This started as a promotion for the dimecast I recently did on the Check-In Dance but I think it's worth reviewing in more detail.

Don't know if he coined the phrase but I first heard of the Check-In Dance from Jeremy Miller. His post on the subject is still, some three years later, accurate. In it, he describes it in relation to continuous integration but in my screencast, I talk about it in a more general setting.

But I'm being vague. Here's the problem it solves. In a multi-team environment, it is very easy to check in code that "doesn't work". Often it works fine on the developer's machine but when it is merged into the main version control repository, which is also being updated by other developers, we end up with a version in the repository that won't compile.

Here's an example. We have a class Artist:

public class Artist
    public int Id { get; set; }
    public string First { get; set; }
    public string LastName { get; set; }

And here is some code in a user control that uses it:

protected void Page_Load(object sender, EventArgs e)
    var artist = new Artist();
    artist.First = "Frank";
    artist.LastName = "Sinatra";
    labelFirstName.Text = artist.First;
    labelLastName.Text = artist.LastName;

Now our first developer, we'll call him Huey, is working in the code and decides that First is incorrectly named. It should be FirstName to be consistent with the LastName property. So he changes the name of the property to FirstName and updates the Page_Load code that calls it. The code compiles on his machine and he checks in. All is right with the world.

Cut to our second developer, Lewis. He's working away on some new code that uses the Artist class. Let's watch!

public void SaveArtist( int artistId, string firstName, string lastName )
    var artist = new Artist{ 
        Id = artistId,
        First = firstName,
        LastName = lastName
    _repository.Save( artist );

Notice that Lewis is using the original implementation of the Artist class because he is oblivious to the changes Huey is making. But when he's done, he compiles and again, it works fine on his machine. He checks in and goes home with the knowledge of a job well done.

The next day, another developer, Jackson, comes in to work. He's been away on vacation so the first thing he does is get the latest version. And lo! It won't compile. Heckuva a thing to greet a guy after two weeks of R 'n R at the local World's Strongest Man retreat. Now he has to go digging into code he hasn't looked at for weeks to find out what's wrong before he can be productive.

The culprit here is Lewis (and even Huey though he didn't really make any breaking changes). He contaminated the "one true source" in the version control repository but checking in code that, while it worked locally, does not work in the context of the entire application.

As Captain Understatement would say, this is bad. At this point, we have an application in version control that no longer compiles. Any developers that get the latest version are not able to work. And the onus to fix it is implicitly on the next developer to get the latest, not on Lewis, who created the problem. In any case, Jackson must either fix the problem or track down who made the error and calmly explain that it would be peachy keen if he fixed it when it tickled his fancy.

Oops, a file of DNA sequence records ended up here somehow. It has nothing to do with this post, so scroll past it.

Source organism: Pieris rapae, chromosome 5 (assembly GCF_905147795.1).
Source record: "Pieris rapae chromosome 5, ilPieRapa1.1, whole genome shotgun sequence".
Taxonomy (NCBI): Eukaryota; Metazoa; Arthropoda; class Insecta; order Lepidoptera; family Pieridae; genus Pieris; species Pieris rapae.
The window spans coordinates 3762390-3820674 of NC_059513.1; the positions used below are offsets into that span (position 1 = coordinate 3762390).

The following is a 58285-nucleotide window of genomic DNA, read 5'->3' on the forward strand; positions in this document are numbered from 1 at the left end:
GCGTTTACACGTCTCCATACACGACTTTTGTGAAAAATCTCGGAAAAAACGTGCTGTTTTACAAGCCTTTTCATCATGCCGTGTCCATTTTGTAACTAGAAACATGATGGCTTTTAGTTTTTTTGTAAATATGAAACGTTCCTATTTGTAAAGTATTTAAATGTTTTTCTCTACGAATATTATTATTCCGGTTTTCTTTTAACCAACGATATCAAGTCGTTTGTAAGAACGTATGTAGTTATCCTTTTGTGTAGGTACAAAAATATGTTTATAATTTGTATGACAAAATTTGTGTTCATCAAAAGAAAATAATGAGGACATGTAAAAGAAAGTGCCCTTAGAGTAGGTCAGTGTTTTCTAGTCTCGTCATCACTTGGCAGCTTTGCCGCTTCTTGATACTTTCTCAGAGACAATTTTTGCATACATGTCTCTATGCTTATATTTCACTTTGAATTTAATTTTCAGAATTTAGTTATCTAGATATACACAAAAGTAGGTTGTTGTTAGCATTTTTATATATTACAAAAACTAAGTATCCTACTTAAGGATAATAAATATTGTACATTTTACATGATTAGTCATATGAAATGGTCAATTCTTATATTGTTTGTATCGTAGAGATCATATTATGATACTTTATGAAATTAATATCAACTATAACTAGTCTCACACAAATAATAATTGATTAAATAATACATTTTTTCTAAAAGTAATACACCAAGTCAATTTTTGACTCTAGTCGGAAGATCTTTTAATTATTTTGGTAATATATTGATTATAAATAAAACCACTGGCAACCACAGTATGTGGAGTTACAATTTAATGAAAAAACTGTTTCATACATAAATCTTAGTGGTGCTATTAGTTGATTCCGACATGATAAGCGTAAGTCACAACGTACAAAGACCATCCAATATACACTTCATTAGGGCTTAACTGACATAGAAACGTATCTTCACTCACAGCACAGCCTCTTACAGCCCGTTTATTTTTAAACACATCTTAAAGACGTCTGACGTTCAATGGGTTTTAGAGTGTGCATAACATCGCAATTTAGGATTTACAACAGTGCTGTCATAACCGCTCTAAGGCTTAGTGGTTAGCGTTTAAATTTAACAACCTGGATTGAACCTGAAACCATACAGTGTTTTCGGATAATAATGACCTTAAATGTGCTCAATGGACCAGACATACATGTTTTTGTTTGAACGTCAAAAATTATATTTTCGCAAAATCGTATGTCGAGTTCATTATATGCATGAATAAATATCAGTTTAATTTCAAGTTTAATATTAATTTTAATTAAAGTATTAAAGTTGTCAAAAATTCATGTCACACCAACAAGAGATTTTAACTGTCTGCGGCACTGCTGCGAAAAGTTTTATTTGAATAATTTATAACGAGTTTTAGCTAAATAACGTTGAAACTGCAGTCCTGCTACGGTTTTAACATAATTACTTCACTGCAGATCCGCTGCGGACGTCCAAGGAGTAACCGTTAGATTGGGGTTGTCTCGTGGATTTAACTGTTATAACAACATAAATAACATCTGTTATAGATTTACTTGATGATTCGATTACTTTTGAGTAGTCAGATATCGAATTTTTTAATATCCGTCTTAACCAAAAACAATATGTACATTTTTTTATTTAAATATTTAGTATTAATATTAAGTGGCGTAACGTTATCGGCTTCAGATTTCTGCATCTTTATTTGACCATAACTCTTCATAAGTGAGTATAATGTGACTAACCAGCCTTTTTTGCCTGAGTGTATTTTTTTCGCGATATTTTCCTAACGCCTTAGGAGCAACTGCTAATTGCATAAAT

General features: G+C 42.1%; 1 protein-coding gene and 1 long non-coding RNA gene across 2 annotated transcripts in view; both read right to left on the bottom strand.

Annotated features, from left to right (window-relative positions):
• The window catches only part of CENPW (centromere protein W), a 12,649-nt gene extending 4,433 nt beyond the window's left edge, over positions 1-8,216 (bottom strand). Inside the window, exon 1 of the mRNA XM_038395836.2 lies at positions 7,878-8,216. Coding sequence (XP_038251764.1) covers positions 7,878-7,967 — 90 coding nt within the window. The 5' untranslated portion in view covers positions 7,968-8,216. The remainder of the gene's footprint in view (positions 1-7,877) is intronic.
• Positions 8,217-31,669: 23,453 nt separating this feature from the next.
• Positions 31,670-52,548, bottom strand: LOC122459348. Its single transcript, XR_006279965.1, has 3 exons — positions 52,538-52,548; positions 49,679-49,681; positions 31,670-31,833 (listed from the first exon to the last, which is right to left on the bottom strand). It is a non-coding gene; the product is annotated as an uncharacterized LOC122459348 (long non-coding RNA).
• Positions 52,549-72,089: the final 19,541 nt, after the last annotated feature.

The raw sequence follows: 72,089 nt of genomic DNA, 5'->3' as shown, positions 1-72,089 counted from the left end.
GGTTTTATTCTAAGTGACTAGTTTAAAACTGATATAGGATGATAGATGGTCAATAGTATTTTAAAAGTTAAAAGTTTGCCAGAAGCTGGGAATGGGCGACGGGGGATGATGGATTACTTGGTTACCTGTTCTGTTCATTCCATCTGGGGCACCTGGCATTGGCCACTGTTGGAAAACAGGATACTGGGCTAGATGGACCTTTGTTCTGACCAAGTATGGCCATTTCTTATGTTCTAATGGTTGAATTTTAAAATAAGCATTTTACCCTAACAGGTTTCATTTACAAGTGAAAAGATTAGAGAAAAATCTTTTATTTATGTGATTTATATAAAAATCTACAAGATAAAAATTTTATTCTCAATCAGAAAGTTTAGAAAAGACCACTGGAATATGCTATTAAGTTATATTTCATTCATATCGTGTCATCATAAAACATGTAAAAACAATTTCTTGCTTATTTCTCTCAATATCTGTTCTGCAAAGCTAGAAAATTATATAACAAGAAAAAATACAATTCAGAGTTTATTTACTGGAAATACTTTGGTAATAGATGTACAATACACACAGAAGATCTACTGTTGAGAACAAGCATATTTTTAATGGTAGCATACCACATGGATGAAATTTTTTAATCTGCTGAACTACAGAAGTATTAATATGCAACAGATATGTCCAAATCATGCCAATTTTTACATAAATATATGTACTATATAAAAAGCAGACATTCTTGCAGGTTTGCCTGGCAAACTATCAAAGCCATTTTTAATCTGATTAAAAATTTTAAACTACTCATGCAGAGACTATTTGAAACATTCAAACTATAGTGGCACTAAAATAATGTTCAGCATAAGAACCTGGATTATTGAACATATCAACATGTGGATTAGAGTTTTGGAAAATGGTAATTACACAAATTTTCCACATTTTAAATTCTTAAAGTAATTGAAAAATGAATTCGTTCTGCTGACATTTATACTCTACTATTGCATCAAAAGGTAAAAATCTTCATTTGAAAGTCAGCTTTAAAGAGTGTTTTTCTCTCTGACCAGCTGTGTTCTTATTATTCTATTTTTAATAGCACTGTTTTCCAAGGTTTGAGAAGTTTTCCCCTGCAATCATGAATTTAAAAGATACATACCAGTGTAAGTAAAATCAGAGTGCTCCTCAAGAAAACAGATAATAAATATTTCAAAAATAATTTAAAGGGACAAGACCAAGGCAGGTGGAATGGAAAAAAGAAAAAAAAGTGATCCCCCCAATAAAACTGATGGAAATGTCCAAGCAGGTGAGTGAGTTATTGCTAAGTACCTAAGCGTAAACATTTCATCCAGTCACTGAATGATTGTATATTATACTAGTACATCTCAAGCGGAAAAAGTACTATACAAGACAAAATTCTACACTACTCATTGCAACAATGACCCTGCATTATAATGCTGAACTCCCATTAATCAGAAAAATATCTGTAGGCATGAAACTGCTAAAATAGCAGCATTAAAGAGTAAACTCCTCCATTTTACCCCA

Either way, this situation should be considered tantamount to eating babies or using genetically-modified dandelions as a base for your hooch. Your version control repository is sacred ground. It is not meant to be trod upon by blasphemous developers working in a vacuum. At any point, your client (or anyone) could walk in and ask for the latest version of the code and you should be able to give it to him with confidence.

What Lewis should have done was the check-in dance:

  1. Make his changes to the First property
  2. Compile them locally and test to make sure they work
  3. Get the latest version of the code from version control and merge them into his local copy
  4. Compile again and test to make sure his changes still work
  5. Check-in

The third and fourth steps are the important ones and the ones Lewis skipped. They are the ones that give you the requisite confidence you need in your version control repository.

Like I said earlier, this version of the check-in dance differs slightly from Jeremy's. He was talking in the context of a continuous integration environment. This is something you should strive toward but if you don't have it yet, this version will help you get into the mindset. And even if you aren't interested in CI, the check-in dance is still a necessity to keep your repository as pristine as <editor's note: this metaphor has been removed to ensure CodeBetter does not get blacklisted by corporate web filters>.

A word on the merge in step 3. There is no doubt that this can be messy. Especially if you aren't checking in often. What can I say? Not much you can do if you want to keep your repository clean. Either check-in often or start cozying up with a merge tool vendor.

Keep in mind, though, that if you don't encourage a culture of checking-in often, you'll end up with developers that either avoid the check-in dance, or avoid checking-in at all. It's basic conflict-avoidance. If it hurts when I move my arm like that, I'm going to stop moving my arm like that.

In either case, you are wasting expensive time. If you don't use the check-in dance, you are wasting the time of the developer who has to track down an error in code he didn't write. And if your developers aren't checking in often, they are wasting time doing massive (i.e. more error-prone) code merges.

At this point in this little odyssey, I probably shouldn't be talking about wasting time. So I'll wrap up. If you want more info, I'm happy to continue this in the comments. Also, I've already linked to Jeremy's post and my dimecast on the subject above. Donald and I also talk about it in our DNR episode.

Kyle the Versioned